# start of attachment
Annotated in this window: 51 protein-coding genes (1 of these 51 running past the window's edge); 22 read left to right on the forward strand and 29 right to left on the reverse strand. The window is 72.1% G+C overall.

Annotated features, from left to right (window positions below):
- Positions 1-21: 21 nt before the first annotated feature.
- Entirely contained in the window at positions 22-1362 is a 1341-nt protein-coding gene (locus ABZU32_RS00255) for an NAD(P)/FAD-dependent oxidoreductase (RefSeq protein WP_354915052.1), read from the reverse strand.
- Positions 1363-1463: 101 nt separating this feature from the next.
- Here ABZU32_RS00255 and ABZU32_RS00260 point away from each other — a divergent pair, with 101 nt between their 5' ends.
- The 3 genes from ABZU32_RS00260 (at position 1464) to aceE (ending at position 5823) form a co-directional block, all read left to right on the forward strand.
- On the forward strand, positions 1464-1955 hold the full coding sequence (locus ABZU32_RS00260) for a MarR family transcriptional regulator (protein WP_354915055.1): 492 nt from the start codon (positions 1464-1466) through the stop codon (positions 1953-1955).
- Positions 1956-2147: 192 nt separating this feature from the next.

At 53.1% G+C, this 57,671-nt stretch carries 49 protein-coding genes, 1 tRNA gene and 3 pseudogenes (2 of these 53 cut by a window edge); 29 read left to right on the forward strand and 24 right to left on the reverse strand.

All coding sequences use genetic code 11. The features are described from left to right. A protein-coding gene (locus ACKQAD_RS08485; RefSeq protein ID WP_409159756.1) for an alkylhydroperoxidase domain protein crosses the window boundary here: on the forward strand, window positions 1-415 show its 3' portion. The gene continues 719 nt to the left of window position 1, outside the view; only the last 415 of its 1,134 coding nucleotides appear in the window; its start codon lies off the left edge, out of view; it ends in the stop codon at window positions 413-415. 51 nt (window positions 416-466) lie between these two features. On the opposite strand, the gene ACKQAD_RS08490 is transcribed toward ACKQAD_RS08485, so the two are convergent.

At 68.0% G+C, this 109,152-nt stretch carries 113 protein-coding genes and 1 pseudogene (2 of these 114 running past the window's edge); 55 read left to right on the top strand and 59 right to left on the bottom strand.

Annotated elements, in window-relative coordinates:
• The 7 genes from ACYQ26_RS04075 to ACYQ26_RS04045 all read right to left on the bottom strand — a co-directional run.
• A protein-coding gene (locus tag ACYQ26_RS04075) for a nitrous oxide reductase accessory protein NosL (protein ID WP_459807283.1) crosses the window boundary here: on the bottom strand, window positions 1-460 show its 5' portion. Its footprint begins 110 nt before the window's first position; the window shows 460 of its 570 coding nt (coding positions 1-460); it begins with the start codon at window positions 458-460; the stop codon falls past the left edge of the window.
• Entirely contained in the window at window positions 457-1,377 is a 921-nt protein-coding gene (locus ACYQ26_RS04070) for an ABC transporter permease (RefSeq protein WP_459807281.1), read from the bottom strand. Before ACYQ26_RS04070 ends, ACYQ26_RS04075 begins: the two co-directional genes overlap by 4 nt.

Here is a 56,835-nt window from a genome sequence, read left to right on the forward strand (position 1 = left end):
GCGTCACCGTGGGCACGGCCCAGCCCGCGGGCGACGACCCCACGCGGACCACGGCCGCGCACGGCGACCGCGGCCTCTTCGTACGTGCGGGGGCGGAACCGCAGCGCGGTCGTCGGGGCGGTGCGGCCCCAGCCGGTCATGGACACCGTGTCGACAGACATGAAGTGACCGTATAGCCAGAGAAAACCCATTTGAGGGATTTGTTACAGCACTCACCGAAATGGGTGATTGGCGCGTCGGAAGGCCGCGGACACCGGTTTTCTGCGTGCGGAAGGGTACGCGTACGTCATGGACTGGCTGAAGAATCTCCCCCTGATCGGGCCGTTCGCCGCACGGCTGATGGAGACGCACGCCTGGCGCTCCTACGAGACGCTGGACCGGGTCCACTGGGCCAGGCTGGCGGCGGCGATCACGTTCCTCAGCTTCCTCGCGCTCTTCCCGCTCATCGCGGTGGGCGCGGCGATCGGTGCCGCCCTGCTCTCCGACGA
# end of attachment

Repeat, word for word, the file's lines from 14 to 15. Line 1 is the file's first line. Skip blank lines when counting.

• The 7 genes from ACYQ26_RS04075 to ACYQ26_RS04045 all read right to left on the bottom strand — a co-directional run.
• A protein-coding gene (locus tag ACYQ26_RS04075) for a nitrous oxide reductase accessory protein NosL (protein ID WP_459807283.1) crosses the window boundary here: on the bottom strand, window positions 1-460 show its 5' portion. Its footprint begins 110 nt before the window's first position; the window shows 460 of its 570 coding nt (coding positions 1-460); it begins with the start codon at window positions 458-460; the stop codon falls past the left edge of the window.